Analysing Prudential&#39s past performance, Wingar thinks it is average and Hemming thinks it is good. Perdisatt says its conventional with-profits has been okay, although its unitised with-profits bond has slipped somewhat. Overall, its with-profits returns are slightly above average, but unit-linked performance is not exceptional.

Discussing which plans they see as providing the main competition, the panel list umbrella type products offered by the likes of Scottish Equitable and the Sipp drawdown products from Norwich Union and Standard Life.

Wingar and Hemming feel the charges are fair and reasonable, Perdisatt says: &#34Time will tell if they are fair, but it is not cheap. Ninety six per cent allocation in exchange for 3 per cent commission is a hefty charge in today&#39s environment. It is difficult to compare against other products as it does offer extra flexibility.&#34

The panel agree that the commission payable is fair and reasonable, Hemming says; &#34The higher give up is attractive, but I am not sure that the 0.5 per cent renewal commission should be encouraged, as it is difficult to justify.&#34 While Perdisatt says: &#34The plan offers some choices. However, the plan is complex enough to warrant more options versus renewal commission. It should offer more of a trade off between up front and renewal commission. I do not like the facility to sacrifice renewal commission on plans such as this which require regular ongoing reviews.&#34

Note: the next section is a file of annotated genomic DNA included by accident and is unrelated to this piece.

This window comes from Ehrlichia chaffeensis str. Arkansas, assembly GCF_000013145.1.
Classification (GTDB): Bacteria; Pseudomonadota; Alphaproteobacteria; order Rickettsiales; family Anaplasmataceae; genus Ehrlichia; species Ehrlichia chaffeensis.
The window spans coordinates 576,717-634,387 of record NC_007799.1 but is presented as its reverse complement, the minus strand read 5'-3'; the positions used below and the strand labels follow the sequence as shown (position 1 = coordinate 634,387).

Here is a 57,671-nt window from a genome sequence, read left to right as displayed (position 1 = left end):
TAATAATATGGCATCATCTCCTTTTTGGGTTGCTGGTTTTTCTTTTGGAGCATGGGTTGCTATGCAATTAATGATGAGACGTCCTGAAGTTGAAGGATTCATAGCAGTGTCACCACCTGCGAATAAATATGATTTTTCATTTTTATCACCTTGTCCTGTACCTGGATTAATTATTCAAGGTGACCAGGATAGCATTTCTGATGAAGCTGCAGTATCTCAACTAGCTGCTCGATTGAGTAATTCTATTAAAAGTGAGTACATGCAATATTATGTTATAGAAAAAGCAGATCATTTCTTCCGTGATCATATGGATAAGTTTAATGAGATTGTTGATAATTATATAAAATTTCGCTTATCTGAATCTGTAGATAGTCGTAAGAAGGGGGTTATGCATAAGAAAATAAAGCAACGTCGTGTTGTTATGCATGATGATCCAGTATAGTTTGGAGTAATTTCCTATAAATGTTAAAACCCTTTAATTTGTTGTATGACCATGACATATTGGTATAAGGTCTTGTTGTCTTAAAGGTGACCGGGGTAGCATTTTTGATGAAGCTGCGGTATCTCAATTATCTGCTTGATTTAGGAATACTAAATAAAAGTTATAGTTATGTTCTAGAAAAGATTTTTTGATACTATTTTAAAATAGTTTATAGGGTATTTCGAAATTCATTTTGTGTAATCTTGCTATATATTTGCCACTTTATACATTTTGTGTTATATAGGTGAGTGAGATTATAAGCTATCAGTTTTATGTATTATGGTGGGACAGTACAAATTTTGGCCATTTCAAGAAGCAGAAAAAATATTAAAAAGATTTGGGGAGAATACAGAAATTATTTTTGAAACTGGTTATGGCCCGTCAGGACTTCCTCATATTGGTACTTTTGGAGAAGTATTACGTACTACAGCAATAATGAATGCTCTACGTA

Looking at the product literature, Perdisatt feels it is a bit bland and unspectacular. However, the technical concepts are explained well and most of the material is well presented and digestible. Hemming says: &#34On the whole, good. I would have liked to have seen more diagrams in the clients&#39 versions, there is too much writing. When will providers learn that clients do not read the material in general.&#34 Wingar thinks that it is good and very concise.

Summing up, Hemming says: &#34The mention of the capital taxes position re inheritance tax in the adviser guide was exceptional. I have not seen this on other literature, but it should be there.&#34 Perdisatt says: &#34In my view the Prudential needs to do more to demonstrate its commitment to the UK IFA market. Its focus is on the non-UK markets and the dropping of the Scottish Amicable brand is somewhat worrying, however, developments of plans such as this will help its cause.&#34